Monday, February 28, 2011

The Wisconsin Madness

First, I would like to open with a quote.

“What you wish for is irrelevant. What you have chosen is at hand.” Spock from Star Trek.

You can whine and complain and cry and bitch and moan all you want that the State is cutting into your pension, and reducing your benefits, and hurting you in ways we cannot describe, but the facts are very plain – Wisconsin does not have the money to continue providing gold-plated benefits packages and pensions-in-perpetuity, all things that workers in private industry (read, PRODUCTIVE PEOPLE WHO ACTUALLY PRODUCE SOMETHING) don’t get. The money does not exist. No amount of bitching and whining can fix that. You either take the cuts, or you expect a pink slip. Those are your options.

Skipping out of work on false pretenses, refusing to do your job, spouting vicious, violent rhetoric, subverting the democratic process by leaving the state and refusing to vote, creating signs that equate a man who was voted into office who is making tough decisions with Adolf Hitler, and actually being violent, are not helping your cause – it is just exposing you for what you really are – bloodsucking leeches attached directly to the throats of every hard-working taxpayer in the State of Wisconsin. It is far past time that government workers everywhere get knocked down a peg and actually start getting compensated for more along the lines of what they are producing for society.

A perfect example of someone getting paid far more than they are contributing is the average teacher in Wisconsin, who is costing the State $100,000 per year, getting the best health insurance money can buy, and a guaranteed pension for the remainder of their lives (instead of doing like the rest of us and getting back only what we put in) and then only working 7 hours a day and 9 months a year*. Yeah, you can go bitch about that on the streets of Madison, if you’d like. Can I trade you jobs?

Finally, I’d like to close with a quote:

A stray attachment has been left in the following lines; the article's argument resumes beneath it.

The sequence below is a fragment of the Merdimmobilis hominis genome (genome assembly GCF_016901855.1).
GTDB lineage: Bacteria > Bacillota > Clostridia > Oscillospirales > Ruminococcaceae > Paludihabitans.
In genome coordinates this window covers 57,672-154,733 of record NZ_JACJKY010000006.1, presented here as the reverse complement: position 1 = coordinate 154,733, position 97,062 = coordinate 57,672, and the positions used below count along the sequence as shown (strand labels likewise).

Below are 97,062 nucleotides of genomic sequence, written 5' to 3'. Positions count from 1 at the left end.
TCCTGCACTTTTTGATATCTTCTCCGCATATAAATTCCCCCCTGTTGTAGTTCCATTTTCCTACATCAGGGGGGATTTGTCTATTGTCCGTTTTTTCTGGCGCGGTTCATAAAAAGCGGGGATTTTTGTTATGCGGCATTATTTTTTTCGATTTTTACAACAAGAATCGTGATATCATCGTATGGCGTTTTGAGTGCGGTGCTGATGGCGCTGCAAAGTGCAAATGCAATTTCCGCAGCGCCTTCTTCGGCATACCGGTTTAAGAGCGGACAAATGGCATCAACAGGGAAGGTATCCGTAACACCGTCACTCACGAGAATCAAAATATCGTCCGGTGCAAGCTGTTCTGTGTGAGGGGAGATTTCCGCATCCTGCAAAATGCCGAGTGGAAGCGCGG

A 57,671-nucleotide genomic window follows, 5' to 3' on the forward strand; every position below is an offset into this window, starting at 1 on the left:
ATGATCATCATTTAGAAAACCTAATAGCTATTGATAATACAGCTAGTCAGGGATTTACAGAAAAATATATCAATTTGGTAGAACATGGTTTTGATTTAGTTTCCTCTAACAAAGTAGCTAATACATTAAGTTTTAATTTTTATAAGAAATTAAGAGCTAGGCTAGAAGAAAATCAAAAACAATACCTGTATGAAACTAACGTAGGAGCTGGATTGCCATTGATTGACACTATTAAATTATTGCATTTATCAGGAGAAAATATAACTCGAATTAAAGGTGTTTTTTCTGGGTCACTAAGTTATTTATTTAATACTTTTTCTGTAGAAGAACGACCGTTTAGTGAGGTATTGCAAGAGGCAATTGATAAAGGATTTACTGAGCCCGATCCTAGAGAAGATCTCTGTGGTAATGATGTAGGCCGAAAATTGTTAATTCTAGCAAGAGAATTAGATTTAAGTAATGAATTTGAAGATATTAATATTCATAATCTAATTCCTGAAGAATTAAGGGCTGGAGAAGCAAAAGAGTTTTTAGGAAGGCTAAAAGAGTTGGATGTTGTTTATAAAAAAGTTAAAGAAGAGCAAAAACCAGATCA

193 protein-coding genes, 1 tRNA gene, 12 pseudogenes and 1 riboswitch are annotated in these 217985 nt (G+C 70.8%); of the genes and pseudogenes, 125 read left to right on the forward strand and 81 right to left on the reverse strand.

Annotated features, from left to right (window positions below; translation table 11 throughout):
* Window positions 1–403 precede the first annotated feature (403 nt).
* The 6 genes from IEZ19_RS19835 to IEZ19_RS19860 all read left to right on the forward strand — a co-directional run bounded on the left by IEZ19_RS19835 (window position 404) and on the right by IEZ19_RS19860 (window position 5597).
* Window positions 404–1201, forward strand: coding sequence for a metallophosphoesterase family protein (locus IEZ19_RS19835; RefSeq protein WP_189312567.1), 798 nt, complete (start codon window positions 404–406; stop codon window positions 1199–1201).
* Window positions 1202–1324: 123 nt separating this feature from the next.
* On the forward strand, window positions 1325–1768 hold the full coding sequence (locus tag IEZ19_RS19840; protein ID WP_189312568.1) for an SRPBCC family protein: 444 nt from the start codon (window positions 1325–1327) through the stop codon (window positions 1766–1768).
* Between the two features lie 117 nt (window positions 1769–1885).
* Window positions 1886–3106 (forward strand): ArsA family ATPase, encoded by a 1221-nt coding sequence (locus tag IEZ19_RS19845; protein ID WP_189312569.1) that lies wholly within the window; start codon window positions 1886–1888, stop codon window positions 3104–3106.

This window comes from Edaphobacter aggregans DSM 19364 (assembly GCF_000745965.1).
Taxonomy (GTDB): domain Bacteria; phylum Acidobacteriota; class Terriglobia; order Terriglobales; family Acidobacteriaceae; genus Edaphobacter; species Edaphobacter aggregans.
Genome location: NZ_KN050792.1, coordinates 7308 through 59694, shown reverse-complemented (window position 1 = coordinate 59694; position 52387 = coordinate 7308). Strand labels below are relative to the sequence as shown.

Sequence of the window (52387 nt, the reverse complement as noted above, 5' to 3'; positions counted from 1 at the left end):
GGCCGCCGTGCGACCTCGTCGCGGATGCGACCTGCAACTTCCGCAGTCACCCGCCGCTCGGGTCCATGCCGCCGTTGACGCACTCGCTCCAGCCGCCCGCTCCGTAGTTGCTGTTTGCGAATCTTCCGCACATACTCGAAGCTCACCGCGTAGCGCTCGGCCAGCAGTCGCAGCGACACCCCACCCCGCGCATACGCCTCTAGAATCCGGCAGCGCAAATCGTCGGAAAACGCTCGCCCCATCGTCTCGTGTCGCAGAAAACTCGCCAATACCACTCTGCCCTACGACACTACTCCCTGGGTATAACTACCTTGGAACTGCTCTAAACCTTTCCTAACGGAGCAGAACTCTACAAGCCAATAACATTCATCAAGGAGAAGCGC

"The process of collective bargaining, as usually understood, cannot be transplanted to the public service“ – Franklin Delano (Hitler McUnionbuster) Roosevelt. Even he understood that public sector workers do not need collective bargaining, and that it would be ultimately detrimental to the nation, as a whole, if they got it.

*Yeah, I had a hard time writing that last part because my Mom is a teacher, but I have to post what I believe, and what I believe is that it is remarkably unfair for you to be working for people who do not get guaranteed pensions, who work at minimum 40 hours a week (but mostly more), who have health insurance that they have to help pay for that does not provide total coverage (copays, deductables, and so forth), and who work 52 weeks per year with the average being one week of paid vacation per year; all while you DO have a guaranteed pension, work less than 40 hours per week, have gold-plated health plans, and work only 9 out of 12 months (but continue receiving paychecks in the 3 months off), and on average, get paid more than the people paying your salary! Sorry Mom. I really am, but I promised myself that when I started this blog I was going to be honest, and this just ain’t right.

It isn’t that I don’t respect teachers – I do. It is just that I would expect a teacher to be paid more in line with their contribution. A typical skilled thought worker in America makes about 45,000 per year. Burdened with 401K costs and health benefits, the cost will go up north of 75 to 85 K for 2080 hours per year of work. That works out to $21.63 per hour take-home before taxes, and $40.86 burdened rate per hour.

A teacher at the same base salary (which is fair) would be north of 95,000 burdened, and over only 1,560 hours per year. That is $28.84 per hour take home and $60.89 burdened.

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